The Morning of the Match
I felt hung-over on the Saturday morning yet I had not touched a drop all week. It was all that travelling and getting on and off planes was the cause. As I made my way downstairs, a gentle snoring told me that my brother Denis was still in bed but of Mum there was no sign. Dad would have gone off to work earlier, as Saturday was a busy day in the furniture business.
“You ought to be ashamed of yourself” she declared. As I was the only other one in the room, I assumed the remark was about me and asked why I should be ashamed of myself?
“I’ve just been up to the shops and all they were talking about is that you were ordered-off in that game this week. I have never been so embarrassed in all my life”. And then she started to cry! God, I can cope with most things but not women crying so I gave her a cuddle, then sat her down and tried to explain to her what exactly happened.
I don’t know if she was taking everything in but at least she was calming down a bit and by the time I left the house for Parkhead, she was back to her normal self. If she was still ashamed of me, I never found it but I thought the best policy was to never raise the topic again.
I then pushed off for Celtic Park, deciding that the best way – in view of the incident in midweek – would be to take a taxi. This playing football was costing me a fortune!
In the previous season, Hearts had finished 2nd in the League Championship, on the same number of points as winners Kilmarnock but only losing out on goal average, as the system was then. Nowadays, when goal difference is used, Hearts would have won the title, with a tally of 41 compared to the Ayrshire club’s 29.
In this season of 1965-66, before the match against Celtic, Hearts were lying 6th in the table, behind Celtic, Rangers, Kilmarnock, Dunfermline and Dundee United.
At Celtic Park
Once I got to Parkhead, I suddenly felt a lot better when I saw that my teammates all looking tired and lined as well. Obviously, the journey to and from Tbilisi had not only tired me out but had affected them as well.
There were a few comments when I arrived – “here comes the villain” was one of the more polite ones – but they were all done in laughter rather than venom and I laughed along with the others. I got a cheery greeting from Bob Rooney, Neil Mochan and Jimmy Steele; a less than fulsome ‘hello’ from Sean Fallon, who seemed to have something else bothering him (although I view of what actually happened later, he might have been embarrassed at meeting me); and I never actually saw the Boss at all, so there was no chance of conversing with him.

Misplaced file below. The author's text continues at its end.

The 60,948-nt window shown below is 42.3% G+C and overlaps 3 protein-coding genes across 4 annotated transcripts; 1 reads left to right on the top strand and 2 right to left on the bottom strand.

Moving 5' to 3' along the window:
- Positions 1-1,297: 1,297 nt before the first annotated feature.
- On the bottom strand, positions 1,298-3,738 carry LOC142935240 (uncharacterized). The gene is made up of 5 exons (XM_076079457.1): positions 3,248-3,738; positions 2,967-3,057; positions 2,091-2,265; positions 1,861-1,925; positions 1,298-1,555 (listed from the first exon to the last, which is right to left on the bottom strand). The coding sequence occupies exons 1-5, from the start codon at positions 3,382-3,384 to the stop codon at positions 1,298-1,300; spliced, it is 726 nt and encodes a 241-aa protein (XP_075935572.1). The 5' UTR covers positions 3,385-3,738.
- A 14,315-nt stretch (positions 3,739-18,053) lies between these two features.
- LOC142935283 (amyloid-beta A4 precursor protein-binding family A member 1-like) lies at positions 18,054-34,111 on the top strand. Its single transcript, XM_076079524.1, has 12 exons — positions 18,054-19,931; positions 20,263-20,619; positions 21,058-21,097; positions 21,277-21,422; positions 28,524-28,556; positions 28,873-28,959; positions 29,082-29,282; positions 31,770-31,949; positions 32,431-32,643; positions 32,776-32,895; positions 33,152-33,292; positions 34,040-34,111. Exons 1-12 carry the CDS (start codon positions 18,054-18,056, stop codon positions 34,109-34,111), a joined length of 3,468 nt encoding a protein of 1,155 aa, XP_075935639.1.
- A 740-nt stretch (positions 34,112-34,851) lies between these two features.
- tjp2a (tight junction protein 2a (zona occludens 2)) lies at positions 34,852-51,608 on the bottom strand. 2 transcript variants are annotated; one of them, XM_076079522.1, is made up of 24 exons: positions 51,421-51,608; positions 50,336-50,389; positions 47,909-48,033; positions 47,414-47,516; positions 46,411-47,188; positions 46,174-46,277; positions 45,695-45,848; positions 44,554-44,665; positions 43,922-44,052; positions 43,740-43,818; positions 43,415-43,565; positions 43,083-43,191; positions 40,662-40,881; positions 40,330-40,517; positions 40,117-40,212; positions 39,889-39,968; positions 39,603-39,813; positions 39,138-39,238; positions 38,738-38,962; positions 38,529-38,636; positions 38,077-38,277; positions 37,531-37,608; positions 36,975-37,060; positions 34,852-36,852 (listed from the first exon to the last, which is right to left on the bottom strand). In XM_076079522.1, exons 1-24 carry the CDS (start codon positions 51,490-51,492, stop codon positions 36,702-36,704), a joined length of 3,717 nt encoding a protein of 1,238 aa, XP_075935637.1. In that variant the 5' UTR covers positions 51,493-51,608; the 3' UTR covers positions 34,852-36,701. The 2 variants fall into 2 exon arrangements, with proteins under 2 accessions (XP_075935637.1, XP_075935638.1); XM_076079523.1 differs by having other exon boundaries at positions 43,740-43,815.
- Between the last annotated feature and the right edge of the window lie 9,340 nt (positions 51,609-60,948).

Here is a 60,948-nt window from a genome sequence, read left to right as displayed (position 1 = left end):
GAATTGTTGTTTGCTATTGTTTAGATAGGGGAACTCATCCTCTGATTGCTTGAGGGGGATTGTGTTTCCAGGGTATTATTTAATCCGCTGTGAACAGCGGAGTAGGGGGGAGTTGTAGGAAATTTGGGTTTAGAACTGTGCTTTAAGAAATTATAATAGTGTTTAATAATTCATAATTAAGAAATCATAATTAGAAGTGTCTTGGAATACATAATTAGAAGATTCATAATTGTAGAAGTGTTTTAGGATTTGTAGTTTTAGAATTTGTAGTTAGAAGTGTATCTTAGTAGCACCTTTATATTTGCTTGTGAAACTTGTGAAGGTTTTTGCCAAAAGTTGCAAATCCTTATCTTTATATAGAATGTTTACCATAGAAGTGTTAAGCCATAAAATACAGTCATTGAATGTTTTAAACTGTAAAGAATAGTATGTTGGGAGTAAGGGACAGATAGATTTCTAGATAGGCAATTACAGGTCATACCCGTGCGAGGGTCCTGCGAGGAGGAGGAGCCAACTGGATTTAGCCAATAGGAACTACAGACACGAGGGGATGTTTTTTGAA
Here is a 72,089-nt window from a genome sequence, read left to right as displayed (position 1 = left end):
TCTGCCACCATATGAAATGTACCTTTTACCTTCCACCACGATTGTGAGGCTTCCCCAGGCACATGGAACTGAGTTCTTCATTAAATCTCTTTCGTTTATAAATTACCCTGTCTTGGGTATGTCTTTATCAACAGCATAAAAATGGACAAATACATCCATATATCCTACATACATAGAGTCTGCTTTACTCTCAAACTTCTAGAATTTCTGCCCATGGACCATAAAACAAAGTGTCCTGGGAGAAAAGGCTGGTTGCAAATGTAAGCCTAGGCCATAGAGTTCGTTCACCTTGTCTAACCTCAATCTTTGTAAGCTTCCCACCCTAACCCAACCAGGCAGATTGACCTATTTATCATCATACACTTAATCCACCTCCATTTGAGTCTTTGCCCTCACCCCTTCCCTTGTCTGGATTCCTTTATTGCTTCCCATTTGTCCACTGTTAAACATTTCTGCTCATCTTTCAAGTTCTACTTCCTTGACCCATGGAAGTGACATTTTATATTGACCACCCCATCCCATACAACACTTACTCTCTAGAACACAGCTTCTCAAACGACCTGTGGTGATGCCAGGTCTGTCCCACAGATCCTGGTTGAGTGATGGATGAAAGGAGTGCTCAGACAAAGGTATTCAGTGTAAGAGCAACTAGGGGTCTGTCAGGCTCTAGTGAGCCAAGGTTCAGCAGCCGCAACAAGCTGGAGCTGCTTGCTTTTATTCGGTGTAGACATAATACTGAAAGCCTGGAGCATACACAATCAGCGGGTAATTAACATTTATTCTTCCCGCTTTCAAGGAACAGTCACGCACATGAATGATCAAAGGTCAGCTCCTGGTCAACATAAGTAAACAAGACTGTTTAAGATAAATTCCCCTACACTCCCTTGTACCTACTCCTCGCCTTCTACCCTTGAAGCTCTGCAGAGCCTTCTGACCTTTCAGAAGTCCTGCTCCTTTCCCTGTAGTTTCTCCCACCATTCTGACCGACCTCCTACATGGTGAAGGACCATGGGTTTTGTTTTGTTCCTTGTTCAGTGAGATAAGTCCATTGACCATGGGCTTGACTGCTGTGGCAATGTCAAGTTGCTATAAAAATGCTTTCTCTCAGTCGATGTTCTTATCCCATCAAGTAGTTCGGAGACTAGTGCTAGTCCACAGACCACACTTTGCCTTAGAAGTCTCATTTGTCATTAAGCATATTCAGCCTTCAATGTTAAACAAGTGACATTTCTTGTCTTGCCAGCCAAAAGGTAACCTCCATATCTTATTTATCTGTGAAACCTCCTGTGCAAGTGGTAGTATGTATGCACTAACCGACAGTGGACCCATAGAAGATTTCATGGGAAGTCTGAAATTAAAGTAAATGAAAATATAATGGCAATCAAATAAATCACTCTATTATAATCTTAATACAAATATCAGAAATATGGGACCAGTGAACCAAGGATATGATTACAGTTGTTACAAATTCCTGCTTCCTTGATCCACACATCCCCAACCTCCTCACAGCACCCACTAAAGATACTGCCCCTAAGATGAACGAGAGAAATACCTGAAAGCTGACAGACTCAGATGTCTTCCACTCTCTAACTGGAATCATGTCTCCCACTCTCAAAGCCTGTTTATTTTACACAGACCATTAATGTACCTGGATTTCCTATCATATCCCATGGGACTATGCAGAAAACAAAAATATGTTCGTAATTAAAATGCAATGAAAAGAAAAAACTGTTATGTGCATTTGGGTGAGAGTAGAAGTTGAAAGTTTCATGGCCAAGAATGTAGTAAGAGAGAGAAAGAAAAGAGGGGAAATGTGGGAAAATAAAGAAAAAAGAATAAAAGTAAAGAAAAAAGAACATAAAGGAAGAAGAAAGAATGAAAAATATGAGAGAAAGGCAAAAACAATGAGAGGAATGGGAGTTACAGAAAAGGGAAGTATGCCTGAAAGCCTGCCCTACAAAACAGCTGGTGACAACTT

When we played in Edinburgh, we usually had the pre-match meal at the Norton Hotel, just on the west side of the city and we headed for that establishment. The meal was up to its usual standard but to be honest – and I am not saying this to be wise after the event – the usual chat was lacking and it was obvious that nobody was feeling as good as a group of young men should have felt at a time like that.
The papers on that morning were concentrated on two things, firstly, Celtic’s victory which put them into the semi-final of the European Cup-Winners’ Cup and secondly, the club’s epic return trip from Tbilisi, which finished, don’t forget, just around 11pm the previous evening. Some papers, in fact, did not have any comment about the training session at Parkhead the night before, as they had gone to print before that happened.
The one or two comments from the Boss that were put into print covered the fact that he did not think that anyone had suffered an injury during the match and that he was quite concerned that the extensive travelling round Europe might have had a tiring effect on his troops.
As usual, though, he finished on a positive note : “I’m sure that a good night’s sleep would have done them all the world of good”. So, that was us told, then.
Last time round, I listed a group of journalists who had accompanied us to Tbilisi – Cyril Horne, John McKenzie, James Sanderson, Alec Cameron, Ken Gallagher, Doug Ritchie, John Rafferty – and asked which two went on to make a name for themselves in radio and TV?
The answer was firstly, Alec Cameron, who became a reporter and later an anchorman on Scotsport; and secondly, James Sanderson, who became a regular on Radio Clyde’s football programmes, where his question during the phone-in slots, asked in a voice dripping with acid, “were you at the game, caller” became a favourite catchphrase of many listeners.
My question this week is about Jimmy Steele, the masseur who accompanied us on all our trips and was an ever-present in the dressing room at all matches. ‘Steeley’ was a great favourite with all the boys but in his earlier days, when doing his National Service in the Army, he became a great friend of – and masseur to – a boxer who became one of the best that Britain has ever produced. Who was he?
Beatles Ringo Starr and John Lennon are having the quiet holiday at St Vincent, on the Windward Islands that they hoped for – undisturbed by autograph hunters and fans.
The local girls are more interested in steel bands and calypsos rather than Beatles-type music.
From the Section in the Papers called ‘Last Night’s TV’
Such a tale of woe from Stockholm about Celtic’s travel problems in ‘Here and Now’. You would have thought it was a national disaster. A change to hear that football players had to rough it like ordinary citizens.
Carolyn Mitchell, the American actress and 5th wife of the actor Mickey Rooney, was found dead at the Rooney’s home in Brentford, California, only 10 days after the two had legally separated. She had been the victim of a murder/suicide, shot by her boy-friend, Serbian actor Milos Milosevic, who then committed suicide.